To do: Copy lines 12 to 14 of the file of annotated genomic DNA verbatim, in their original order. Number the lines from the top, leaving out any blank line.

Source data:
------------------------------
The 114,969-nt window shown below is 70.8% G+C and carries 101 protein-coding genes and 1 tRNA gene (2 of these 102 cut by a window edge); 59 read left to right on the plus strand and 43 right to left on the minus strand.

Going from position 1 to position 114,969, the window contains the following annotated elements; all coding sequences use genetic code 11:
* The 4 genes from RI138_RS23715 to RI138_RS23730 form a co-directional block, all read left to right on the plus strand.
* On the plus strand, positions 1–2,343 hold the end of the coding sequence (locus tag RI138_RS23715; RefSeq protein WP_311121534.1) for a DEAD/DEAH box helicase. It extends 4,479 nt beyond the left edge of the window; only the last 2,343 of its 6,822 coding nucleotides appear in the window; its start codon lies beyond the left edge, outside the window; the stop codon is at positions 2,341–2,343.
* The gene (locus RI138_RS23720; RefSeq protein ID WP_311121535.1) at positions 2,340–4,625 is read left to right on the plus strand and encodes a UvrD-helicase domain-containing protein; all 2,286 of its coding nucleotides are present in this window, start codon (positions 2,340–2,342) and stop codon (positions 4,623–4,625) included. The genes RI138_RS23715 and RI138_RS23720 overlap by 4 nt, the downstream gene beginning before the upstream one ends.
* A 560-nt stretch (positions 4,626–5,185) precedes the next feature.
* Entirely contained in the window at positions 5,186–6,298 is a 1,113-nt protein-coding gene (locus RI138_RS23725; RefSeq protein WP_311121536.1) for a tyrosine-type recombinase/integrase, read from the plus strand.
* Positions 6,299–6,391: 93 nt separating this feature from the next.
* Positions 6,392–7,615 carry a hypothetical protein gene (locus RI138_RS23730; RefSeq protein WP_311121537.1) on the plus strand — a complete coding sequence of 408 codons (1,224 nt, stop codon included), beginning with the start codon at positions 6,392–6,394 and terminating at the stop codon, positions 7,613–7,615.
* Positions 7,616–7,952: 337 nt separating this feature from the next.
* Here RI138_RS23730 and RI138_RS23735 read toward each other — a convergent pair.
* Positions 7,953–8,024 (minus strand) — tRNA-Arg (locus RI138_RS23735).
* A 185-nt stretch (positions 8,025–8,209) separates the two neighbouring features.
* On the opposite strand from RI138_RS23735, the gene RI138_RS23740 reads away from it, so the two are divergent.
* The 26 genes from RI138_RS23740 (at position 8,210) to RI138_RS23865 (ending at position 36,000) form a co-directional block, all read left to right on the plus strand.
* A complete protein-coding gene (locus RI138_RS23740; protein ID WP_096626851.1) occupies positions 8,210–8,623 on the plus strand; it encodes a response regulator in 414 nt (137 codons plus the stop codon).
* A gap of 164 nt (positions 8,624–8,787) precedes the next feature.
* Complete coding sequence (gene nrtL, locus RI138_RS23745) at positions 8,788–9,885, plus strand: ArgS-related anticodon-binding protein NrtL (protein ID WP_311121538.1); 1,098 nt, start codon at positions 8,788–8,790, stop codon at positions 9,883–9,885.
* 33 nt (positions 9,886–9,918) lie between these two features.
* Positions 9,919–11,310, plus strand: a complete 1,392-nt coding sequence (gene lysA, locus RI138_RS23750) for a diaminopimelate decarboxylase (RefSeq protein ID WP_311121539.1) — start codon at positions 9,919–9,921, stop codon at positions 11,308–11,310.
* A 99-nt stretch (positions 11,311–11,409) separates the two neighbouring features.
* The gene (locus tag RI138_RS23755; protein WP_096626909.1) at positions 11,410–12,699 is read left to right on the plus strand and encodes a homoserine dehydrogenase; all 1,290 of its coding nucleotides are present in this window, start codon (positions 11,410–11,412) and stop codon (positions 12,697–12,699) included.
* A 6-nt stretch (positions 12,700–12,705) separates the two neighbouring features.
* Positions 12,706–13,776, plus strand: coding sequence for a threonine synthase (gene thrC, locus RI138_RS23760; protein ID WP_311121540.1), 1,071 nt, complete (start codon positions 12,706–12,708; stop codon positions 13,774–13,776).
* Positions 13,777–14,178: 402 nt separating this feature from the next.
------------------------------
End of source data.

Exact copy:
* Positions 7,953–8,024 (minus strand) — tRNA-Arg (locus RI138_RS23735).
* A 185-nt stretch (positions 8,025–8,209) separates the two neighbouring features.
* On the opposite strand from RI138_RS23735, the gene RI138_RS23740 reads away from it, so the two are divergent.